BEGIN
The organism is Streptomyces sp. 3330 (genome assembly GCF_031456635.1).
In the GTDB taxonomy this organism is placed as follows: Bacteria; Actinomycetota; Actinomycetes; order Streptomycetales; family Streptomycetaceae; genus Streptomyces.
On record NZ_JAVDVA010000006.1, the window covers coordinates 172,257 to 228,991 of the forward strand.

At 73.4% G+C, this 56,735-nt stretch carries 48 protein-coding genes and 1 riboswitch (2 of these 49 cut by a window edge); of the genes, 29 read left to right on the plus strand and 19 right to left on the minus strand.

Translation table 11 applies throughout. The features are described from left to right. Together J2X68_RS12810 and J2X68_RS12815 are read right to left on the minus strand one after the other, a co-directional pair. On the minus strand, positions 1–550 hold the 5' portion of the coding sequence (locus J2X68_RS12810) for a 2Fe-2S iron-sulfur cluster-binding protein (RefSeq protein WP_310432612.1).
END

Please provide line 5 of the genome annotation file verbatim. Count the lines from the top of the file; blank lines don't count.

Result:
Translation table 11 applies throughout. The features are described from left to right. Together J2X68_RS12810 and J2X68_RS12815 are read right to left on the minus strand one after the other, a co-directional pair. On the minus strand, positions 1–550 hold the 5' portion of the coding sequence (locus J2X68_RS12810) for a 2Fe-2S iron-sulfur cluster-binding protein (RefSeq protein WP_310432612.1).